It’s worth quoting at length what Cherkis and Carter wrote in 2013: “Up until the tea party-led ban on earmarks a few years ago, McConnell played out this dichotomy across Kentucky. In Washington, he voted against a health care program for poor children. In Kentucky, he funneled money to provide innovative health services for pregnant women. In Washington, he railed against Obamacare. In Kentucky, he supported free health care and prevention programs paid for by the federal government without the hassle of a private-insurance middleman.

“This policy ping-pong may not suggest a coherent belief system, but it has led to loyalty among the GOP in Washington and something close to fealty in Kentucky. It has advanced McConnell’s highest ideal: his own political survival.

“McConnell’s hold on Kentucky is a grim reminder of the practice of power in America, where political excellence can be wholly divorced from successful governance and even public admiration,” the Huffington Post reporters continued. “The most dominant and influential Kentucky politician since his hero Henry Clay, McConnell has rarely used his indefatigable talents toward broad, substantive reforms. He may be ruling, but he’s ruling over a commonwealth with the lowest median income in the country, where too many counties have infant mortality rates comparable to those of the Third World. His solutions have been piecemeal and temporary, more cynical than merciful.”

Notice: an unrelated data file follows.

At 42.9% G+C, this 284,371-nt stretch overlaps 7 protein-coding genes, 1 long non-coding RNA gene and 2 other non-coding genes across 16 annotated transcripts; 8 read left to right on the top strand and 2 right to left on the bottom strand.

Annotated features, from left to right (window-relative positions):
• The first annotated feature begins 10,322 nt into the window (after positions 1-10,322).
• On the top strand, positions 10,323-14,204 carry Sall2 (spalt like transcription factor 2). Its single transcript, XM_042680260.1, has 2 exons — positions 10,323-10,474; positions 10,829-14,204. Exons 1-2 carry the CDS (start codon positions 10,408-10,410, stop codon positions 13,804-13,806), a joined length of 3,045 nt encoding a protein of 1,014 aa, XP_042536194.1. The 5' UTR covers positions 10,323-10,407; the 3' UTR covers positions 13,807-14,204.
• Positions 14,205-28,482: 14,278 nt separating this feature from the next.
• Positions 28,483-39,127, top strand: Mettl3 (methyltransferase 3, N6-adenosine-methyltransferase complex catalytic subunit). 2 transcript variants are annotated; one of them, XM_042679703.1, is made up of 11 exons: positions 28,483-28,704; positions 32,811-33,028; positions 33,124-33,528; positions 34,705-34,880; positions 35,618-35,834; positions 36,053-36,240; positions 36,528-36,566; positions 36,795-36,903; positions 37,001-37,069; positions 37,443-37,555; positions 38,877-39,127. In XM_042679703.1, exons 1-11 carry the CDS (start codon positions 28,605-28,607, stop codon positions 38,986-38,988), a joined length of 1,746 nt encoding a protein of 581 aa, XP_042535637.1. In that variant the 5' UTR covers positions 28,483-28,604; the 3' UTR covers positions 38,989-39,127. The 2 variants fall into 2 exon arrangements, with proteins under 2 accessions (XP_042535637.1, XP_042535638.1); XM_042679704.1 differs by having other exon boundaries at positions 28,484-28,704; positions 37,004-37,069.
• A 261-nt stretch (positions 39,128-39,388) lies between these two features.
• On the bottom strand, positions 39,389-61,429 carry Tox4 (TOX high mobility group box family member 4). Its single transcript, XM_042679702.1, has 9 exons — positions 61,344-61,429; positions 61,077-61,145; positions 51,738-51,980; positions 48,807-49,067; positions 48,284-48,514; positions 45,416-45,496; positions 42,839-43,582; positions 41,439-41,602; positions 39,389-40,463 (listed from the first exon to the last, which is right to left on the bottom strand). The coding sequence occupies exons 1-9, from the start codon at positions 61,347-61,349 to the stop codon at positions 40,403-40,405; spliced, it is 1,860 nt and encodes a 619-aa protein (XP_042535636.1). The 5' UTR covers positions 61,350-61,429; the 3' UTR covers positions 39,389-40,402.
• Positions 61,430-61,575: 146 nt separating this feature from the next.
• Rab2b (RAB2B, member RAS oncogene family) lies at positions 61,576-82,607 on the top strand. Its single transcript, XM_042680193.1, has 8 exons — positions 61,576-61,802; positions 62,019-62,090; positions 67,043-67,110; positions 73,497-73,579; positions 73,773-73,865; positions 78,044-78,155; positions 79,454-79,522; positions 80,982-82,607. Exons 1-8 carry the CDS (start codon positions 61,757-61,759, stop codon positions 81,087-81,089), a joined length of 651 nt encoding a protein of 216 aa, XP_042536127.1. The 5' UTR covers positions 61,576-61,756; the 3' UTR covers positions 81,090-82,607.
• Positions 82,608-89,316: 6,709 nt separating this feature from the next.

And so it goes. “He privileges the scoreboard above all,” The New Yorker’s Evan Osnos wrote in 2014. “Asked about his ideological evolution, he explained simply, ‘I wanted to win.’”

Tailoring his positions to adjust to the shifting seasons, what sets Mitch McConnell apart is that his motives aren’t really ideological but so baldly about holding onto personal power. His opposition to Obama’s naming of a Scalia replacement puts the majority leader in solid with the far-right Republicans he purportedly so dislikes but who have threatened his job security over the last few years, both at home and in DC.